Media Standards and Media Regulation — Motion to Take Note
Lord Wakeham (Conservative)
My Lords, I begin by saying how pleased I am to see my noble friend Lord Younger of Leckie sitting on the Front Bench. His father was a great friend and colleague of many of us over many years and I am tempted to say that if he makes half as good a speech as his father would have made in these circumstances he will do very well indeed.
I congratulate the noble Baroness who initiated this debate. She did it with the style and wisdom that we expect from her. While I am not sure I agree with everything she said, she put her case extremely well and it needs to be taken notice of.
We all wait with interest to see what Lord Justice Leveson will say and I will try to set out as best I can what I said when I gave evidence to him. Many people have grappled with the issues of press regulation and standards for many years. We have had royal commissions, and inquiries have come and gone. In the 1990s, I was involved in Government when we were trying to decide what to do, and I was the chairman of the Press Complaints Commission for seven and a half years. The truth is that there are not many potential models of self-regulation. Either the industry runs it or the Government run it. I do not believe that there is any magic formula that has not been tried.
My experiences as chairman of the Press Complaints Commission led me to conclude that self-regulation is certainly not perfect, but it did work, by and large, for the public and that should be our main concern. Self-regulation is practical and flexible and I am extremely glad that my noble friend Lord Hunt has found a way to develop it through the use of contract law, which is a real improvement. Statute, on the other hand, is fraught with difficulties. First, let us consider the public. Self-regulation may provide rough and ready answers but it does it quickly and it does it free and with common sense. Regulation through statute drags on for years. For example, there was a recent case involving Ofcom where it reached an adjudication 18 months after the programme was broadcast. That is crazy, and if it had happened when I was running the PCC, there would have been a dickens of a row. It is costly because statute means lawyers. The newspapers would fight it and people complaining would have to drag in lawyers as well, so the public would lose. The cost would be prohibitive. I read in the paper the other day about a footballer who lost a privacy case. He probably deserved to-I do not know enough about the case-but it cost him £500,000 to fight it. If that is what is offered by a statutory system, it is of no use at all to ordinary people in this country.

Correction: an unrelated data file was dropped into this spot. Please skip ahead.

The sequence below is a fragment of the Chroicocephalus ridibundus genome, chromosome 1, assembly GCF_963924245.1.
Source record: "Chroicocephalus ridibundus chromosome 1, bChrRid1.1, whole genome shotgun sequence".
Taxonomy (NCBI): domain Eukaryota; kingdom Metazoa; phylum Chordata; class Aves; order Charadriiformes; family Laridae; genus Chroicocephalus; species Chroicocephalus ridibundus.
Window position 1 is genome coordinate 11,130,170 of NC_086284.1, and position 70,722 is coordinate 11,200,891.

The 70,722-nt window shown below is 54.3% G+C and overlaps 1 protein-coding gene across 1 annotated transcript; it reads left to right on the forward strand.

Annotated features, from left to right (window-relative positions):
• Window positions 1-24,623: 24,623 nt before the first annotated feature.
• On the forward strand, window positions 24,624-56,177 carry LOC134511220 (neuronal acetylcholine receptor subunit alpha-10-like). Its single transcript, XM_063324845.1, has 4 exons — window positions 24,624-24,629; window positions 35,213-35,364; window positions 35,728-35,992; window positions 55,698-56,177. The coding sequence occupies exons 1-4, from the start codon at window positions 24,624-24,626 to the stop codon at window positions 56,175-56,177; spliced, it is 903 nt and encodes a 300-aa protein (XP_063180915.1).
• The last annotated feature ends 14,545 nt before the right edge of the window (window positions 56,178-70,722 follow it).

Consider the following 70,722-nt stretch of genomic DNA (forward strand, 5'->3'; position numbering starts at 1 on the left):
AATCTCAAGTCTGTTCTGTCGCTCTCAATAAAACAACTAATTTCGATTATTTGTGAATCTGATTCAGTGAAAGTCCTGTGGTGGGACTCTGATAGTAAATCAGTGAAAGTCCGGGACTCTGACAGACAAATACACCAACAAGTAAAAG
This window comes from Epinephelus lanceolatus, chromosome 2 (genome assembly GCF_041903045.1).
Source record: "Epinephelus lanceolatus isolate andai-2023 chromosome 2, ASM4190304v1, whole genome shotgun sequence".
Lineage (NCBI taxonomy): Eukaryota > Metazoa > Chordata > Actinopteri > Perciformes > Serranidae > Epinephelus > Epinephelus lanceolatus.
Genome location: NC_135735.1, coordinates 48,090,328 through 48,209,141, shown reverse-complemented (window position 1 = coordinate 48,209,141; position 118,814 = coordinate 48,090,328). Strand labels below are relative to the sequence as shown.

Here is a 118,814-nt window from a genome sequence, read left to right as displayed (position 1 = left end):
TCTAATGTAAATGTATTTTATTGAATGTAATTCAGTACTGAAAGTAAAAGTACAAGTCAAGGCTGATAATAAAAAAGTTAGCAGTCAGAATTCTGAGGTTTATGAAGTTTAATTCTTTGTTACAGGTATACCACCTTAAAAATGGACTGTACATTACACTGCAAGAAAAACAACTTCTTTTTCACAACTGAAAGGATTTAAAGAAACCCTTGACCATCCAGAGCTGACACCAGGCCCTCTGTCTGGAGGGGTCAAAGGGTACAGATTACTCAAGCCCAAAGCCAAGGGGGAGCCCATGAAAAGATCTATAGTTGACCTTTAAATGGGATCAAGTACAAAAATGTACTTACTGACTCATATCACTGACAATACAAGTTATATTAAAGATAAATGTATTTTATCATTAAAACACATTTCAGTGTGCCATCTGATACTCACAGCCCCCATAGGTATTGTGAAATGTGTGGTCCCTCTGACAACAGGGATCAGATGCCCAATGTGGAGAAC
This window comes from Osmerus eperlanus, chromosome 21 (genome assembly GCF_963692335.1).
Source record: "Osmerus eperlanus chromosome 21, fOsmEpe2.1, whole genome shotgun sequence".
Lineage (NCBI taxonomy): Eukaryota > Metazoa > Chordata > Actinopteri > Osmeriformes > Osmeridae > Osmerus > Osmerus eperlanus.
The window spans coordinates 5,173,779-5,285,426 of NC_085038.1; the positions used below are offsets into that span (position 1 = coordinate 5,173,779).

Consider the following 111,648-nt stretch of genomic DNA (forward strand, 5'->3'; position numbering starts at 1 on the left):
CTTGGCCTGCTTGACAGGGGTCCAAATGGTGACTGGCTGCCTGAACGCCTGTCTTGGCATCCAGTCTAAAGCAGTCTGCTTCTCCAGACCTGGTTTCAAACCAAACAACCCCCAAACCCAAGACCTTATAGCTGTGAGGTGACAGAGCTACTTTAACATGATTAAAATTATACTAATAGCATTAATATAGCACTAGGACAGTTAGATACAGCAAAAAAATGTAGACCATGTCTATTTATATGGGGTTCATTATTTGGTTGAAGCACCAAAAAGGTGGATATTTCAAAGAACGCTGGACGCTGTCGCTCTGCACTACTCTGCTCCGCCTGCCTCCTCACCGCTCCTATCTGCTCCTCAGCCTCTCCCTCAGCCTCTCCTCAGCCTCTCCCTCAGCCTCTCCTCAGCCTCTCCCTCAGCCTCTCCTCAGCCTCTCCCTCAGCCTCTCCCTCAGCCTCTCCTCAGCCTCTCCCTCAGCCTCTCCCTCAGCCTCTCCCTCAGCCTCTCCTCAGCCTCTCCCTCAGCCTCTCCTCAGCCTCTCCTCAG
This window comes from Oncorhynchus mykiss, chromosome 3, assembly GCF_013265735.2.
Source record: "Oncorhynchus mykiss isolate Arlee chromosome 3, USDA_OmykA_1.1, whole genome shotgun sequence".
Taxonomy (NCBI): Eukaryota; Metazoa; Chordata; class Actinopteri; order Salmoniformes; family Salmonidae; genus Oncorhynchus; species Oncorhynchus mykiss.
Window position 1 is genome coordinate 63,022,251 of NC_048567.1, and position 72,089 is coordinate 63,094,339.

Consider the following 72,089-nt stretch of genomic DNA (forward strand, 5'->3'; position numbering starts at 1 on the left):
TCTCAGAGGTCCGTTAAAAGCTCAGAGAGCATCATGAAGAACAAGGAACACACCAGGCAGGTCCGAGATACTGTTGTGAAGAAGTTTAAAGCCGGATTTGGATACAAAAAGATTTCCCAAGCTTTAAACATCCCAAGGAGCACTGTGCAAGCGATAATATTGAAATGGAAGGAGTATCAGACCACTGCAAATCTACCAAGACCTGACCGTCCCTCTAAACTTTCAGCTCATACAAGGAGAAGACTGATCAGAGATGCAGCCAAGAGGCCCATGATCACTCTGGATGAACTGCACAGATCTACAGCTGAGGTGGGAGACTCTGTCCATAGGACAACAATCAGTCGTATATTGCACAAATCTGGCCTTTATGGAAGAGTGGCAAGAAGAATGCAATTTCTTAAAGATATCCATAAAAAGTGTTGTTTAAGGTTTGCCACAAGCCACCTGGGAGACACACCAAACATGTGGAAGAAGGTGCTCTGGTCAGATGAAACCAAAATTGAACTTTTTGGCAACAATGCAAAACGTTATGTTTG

Then there are the unforeseen consequences. When the Human Rights Bill was going through this House-I see in his place the distinguished former Lord Chancellor, who disagreed with me pretty strongly at the time-I said that my worry was that Article 10 would produce a privacy law that would be available to the rich and those who wish to conceal things from the newspapers, but would be of no use at all to the ordinary person in this country. That is what has happened. As a result, we have an expensive system of taking cases to court, but 99% of the public are not able to access it. We also had the difficulties of injunctions and so on, which brought the law into disrepute.
There is also the practical problem of the internet. How could you put statutory controls on a weekly paper, such as the one in my former constituency, the Maldon and Burnham Standard, when a blogger with half a million followers can escape those statutory controls? You cannot make statute work when there are so many content providers. The world is a completely different place from 10 years ago and it will change again in the next 10 years. A statute would be out of date long before it ever left the House.
Finally, there is for me the crucial question. I do not see how you can make a statutory system work without a licensing system. What do the Government do if publishers refuse to sign up? Many would refuse to do so. Do you fine them? Do you send them to prison? Or, ultimately, do you stop them publishing? Unless you are prepared for those things, you can never make a statutory system work.
So we await Leveson. But as I told him-and he was not very pleased with this-even if the Government do not act on his report, he will have made a real contribution because he has caused us, once again, to focus on these important issues.